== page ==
Matthias J. Feige

Molecular Quality Control in the Cell: Structural Mechanisms, Cellular Pathways and Molecular Engineering

PH 127

12.06.2015, 13:00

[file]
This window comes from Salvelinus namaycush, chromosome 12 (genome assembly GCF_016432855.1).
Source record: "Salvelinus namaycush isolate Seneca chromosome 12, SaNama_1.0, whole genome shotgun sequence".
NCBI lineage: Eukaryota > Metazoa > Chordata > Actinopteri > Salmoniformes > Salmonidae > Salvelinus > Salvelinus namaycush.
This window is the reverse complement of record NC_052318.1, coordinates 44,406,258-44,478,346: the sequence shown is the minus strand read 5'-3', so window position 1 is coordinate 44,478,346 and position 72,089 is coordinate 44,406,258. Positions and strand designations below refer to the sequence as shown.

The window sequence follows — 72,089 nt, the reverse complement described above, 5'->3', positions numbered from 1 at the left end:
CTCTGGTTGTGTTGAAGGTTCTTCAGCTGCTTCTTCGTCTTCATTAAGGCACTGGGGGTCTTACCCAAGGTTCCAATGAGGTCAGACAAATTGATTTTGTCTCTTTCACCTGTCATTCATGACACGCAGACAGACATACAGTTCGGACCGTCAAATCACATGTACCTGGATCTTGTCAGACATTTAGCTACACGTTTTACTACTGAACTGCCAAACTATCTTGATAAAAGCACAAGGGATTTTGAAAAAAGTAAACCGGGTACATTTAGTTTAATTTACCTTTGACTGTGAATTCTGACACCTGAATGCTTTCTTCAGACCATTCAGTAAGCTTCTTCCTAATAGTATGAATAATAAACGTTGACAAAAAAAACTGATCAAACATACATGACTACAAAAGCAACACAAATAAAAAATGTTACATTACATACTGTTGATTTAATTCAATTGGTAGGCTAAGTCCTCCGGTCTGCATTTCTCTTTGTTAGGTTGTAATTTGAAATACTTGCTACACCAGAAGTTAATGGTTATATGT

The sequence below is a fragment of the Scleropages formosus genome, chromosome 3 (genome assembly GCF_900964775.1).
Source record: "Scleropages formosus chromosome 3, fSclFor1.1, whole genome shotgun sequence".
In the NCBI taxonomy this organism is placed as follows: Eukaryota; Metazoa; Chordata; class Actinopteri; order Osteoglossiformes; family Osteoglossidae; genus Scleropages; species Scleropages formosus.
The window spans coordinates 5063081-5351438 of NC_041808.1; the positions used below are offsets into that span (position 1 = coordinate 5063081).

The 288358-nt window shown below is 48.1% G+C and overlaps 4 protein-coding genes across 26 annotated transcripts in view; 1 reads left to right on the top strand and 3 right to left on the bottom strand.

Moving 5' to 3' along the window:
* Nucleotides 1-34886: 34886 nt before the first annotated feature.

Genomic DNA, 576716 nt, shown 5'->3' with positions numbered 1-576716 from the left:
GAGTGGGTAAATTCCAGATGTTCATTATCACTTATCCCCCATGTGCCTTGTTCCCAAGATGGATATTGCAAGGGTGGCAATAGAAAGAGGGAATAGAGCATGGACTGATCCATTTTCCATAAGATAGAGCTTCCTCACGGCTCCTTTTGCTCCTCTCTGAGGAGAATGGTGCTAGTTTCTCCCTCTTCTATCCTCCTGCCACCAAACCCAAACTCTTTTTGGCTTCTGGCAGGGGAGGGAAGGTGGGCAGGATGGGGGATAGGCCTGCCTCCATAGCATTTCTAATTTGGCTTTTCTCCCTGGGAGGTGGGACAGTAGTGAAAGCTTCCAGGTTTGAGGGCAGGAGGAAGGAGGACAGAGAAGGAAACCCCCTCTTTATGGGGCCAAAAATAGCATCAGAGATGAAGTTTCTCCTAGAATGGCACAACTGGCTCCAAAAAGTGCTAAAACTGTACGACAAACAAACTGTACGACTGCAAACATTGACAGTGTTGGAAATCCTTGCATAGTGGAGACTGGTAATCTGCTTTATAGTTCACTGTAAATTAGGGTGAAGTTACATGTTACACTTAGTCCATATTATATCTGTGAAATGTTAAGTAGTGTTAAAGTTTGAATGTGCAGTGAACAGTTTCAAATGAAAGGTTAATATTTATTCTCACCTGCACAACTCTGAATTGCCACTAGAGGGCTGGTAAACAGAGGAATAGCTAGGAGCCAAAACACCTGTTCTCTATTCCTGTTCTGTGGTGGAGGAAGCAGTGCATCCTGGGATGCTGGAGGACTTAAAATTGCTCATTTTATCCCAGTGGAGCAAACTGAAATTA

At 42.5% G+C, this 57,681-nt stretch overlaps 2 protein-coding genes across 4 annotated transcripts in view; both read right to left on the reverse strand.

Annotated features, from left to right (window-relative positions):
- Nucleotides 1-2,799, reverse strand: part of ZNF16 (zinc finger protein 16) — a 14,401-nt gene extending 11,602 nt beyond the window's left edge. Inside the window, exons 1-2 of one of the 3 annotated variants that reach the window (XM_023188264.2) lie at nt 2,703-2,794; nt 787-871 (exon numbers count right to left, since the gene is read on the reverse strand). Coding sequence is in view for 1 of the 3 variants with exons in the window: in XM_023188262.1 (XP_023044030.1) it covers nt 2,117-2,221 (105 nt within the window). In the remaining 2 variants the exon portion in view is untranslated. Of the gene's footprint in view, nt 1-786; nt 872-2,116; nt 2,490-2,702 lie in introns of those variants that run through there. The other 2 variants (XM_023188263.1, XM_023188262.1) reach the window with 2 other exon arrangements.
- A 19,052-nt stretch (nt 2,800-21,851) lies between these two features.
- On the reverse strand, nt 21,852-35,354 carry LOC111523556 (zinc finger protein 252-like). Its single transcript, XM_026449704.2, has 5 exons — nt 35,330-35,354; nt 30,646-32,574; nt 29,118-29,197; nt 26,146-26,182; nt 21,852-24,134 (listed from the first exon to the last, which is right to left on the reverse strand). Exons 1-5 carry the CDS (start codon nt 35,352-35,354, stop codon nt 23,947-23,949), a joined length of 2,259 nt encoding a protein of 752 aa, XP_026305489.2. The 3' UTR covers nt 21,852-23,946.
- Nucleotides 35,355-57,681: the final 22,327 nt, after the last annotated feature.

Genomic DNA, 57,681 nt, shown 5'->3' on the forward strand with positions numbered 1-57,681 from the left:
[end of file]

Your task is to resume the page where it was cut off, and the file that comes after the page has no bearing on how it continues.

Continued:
Proteins are the functionally most diverse class of biomolecules. Their functional diversity is made possible through structural diversity. Proteins are synthesized in the cell, however, as a linear chain of amino acids that first has to adopt a well-defined three-dimensional structure before being able to fulfill its biological functions. This process is called protein folding and either occurs spontaneously or is assisted by dedicated protein folding helpers, a class of proteins named molecular chaperones. Molecular chaperones ensure that only properly folded proteins are present in the cell or, even more importantly, secreted from the cell where they fulfill long range functions from signaling to immune defense. Using an interdisciplinary approach from protein biochemistry and biophysics to cell biology we study the mechanisms and machinery that underlie these processes summarized as molecular quality control. We have a particular interest in how protein folding and assembly are coordinated on the molecular level. A detailed understanding of how proteins acquire their native structure and how the cell controls and regulates this process is a prerequisite for targeted interventions in molecular engineering and human therapy.